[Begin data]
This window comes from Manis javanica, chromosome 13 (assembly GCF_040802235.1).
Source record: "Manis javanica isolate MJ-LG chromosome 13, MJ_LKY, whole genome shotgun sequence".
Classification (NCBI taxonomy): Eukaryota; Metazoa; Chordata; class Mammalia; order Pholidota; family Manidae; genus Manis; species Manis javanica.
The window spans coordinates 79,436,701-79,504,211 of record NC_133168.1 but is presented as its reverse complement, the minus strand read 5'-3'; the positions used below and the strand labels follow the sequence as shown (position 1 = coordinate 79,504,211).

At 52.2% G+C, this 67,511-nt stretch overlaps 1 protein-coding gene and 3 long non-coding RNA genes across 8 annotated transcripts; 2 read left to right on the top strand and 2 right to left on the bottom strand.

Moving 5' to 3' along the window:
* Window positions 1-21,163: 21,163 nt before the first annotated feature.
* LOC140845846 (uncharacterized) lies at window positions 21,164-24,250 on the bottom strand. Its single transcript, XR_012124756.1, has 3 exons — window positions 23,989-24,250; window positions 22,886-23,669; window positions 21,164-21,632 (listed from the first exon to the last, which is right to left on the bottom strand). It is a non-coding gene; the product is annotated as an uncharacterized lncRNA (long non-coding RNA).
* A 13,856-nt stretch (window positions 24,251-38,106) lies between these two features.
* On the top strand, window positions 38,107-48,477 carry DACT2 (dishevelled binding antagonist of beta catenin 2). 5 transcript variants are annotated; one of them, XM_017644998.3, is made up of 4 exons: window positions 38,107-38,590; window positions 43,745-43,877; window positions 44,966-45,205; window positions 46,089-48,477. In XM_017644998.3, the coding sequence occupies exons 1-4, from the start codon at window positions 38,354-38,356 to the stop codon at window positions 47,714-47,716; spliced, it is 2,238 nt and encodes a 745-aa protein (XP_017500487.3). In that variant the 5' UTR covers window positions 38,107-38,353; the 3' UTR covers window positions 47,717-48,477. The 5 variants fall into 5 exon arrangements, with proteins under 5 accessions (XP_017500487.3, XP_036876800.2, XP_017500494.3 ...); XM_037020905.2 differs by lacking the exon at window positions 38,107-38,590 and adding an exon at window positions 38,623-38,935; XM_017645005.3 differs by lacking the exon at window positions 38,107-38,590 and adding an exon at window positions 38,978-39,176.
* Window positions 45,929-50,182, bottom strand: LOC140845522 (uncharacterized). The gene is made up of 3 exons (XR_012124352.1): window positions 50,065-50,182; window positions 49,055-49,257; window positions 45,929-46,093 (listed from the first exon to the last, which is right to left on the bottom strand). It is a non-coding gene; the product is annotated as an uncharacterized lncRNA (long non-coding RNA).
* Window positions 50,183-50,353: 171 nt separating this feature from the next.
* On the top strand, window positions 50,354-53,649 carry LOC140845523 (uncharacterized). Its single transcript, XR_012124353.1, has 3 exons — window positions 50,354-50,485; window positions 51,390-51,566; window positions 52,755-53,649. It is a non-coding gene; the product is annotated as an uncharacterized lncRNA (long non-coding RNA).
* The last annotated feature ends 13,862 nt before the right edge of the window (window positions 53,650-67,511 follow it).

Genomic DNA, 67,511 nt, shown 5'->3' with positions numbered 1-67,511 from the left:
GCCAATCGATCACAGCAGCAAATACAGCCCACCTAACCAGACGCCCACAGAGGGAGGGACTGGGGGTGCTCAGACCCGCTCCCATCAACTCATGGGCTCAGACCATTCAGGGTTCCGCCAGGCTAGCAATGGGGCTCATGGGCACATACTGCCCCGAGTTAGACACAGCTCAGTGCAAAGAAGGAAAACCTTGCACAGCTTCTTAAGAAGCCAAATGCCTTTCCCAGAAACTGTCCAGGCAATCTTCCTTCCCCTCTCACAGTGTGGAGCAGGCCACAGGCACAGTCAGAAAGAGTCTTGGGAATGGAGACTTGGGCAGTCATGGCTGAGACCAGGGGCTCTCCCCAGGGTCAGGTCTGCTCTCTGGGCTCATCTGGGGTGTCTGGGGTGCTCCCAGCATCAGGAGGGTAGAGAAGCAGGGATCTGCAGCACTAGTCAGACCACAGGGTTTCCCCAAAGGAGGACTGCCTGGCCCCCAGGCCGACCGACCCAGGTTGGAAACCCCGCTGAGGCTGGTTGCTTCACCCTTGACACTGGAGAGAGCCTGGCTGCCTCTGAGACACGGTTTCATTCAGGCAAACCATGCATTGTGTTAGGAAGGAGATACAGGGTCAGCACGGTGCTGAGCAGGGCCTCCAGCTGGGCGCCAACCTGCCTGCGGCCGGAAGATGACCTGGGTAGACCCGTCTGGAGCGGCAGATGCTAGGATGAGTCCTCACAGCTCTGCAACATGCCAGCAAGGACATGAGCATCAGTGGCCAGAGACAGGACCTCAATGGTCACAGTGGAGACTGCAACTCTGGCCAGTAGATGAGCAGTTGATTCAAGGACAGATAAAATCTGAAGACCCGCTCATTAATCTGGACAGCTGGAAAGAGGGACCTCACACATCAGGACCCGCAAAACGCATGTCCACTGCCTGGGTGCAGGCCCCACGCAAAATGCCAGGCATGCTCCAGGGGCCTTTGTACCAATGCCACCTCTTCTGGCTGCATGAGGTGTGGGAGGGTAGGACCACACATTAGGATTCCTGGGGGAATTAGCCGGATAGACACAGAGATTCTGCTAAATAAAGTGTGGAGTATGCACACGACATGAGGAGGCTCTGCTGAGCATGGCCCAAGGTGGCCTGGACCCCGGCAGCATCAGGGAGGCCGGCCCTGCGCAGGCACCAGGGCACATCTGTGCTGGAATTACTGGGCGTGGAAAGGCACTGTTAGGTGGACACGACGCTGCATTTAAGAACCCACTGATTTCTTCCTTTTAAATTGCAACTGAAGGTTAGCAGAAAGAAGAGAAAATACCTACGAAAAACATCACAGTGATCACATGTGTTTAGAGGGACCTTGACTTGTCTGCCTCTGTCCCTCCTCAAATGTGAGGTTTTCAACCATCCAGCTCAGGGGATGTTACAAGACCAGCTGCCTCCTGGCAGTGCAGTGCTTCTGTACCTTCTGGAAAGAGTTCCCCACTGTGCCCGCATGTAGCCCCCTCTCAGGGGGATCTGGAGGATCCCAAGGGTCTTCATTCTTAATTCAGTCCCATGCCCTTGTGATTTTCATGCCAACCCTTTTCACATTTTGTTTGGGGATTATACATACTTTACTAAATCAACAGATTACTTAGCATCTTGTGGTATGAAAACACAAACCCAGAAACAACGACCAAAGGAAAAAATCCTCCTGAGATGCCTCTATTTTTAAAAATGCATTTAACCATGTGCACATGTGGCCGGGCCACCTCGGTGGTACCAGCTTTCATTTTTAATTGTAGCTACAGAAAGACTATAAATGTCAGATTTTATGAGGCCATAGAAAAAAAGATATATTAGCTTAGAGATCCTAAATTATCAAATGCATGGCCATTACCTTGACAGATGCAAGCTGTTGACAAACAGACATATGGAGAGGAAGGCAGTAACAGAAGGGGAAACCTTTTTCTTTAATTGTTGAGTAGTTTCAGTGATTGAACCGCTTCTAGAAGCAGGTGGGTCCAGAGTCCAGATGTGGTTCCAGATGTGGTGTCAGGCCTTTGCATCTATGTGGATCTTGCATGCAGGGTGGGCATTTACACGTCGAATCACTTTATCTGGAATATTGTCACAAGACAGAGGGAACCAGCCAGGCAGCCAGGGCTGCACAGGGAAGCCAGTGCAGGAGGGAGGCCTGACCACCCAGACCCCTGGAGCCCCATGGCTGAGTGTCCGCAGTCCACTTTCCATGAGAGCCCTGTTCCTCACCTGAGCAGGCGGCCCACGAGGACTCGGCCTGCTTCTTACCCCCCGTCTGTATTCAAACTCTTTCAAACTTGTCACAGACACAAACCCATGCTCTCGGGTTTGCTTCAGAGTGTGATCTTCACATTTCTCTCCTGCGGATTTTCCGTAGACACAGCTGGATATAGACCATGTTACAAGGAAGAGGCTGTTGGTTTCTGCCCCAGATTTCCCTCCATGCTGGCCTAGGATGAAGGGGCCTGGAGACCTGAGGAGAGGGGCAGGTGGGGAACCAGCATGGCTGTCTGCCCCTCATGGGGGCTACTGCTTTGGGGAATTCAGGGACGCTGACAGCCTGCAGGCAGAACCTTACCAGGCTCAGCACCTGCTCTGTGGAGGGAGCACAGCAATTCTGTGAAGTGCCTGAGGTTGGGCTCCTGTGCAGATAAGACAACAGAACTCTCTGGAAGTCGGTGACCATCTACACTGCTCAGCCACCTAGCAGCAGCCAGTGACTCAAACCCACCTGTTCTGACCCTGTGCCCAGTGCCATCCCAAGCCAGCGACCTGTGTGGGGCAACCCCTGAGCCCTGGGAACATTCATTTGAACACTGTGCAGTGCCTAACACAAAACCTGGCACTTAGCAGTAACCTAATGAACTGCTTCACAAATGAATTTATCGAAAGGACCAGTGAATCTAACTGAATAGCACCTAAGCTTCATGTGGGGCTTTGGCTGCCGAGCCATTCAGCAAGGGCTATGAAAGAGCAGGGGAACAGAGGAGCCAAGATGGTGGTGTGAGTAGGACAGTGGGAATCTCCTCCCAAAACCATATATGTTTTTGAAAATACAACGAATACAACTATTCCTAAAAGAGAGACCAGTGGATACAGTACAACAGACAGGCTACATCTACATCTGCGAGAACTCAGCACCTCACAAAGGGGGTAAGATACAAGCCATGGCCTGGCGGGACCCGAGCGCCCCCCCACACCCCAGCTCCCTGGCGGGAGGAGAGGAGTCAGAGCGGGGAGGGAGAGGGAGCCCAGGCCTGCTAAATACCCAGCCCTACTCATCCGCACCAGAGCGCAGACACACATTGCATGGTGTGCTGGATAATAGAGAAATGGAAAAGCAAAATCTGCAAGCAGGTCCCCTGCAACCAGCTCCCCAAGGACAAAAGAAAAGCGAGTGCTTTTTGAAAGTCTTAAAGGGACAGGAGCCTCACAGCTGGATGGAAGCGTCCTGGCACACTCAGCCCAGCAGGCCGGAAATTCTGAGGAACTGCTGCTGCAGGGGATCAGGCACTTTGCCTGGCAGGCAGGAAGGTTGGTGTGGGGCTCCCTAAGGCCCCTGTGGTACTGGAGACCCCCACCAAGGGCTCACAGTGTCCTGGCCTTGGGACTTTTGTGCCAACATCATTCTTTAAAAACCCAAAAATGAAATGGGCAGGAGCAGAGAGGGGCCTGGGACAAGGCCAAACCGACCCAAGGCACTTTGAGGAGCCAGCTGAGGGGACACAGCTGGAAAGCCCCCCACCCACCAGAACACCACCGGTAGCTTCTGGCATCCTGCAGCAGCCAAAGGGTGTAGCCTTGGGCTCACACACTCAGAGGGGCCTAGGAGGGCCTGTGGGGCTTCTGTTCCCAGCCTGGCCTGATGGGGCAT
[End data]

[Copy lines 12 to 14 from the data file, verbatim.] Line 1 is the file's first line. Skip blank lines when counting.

* Window positions 50,183-50,353: 171 nt separating this feature from the next.
* On the top strand, window positions 50,354-53,649 carry LOC140845523 (uncharacterized). Its single transcript, XR_012124353.1, has 3 exons — window positions 50,354-50,485; window positions 51,390-51,566; window positions 52,755-53,649. It is a non-coding gene; the product is annotated as an uncharacterized lncRNA (long non-coding RNA).
* The last annotated feature ends 13,862 nt before the right edge of the window (window positions 53,650-67,511 follow it).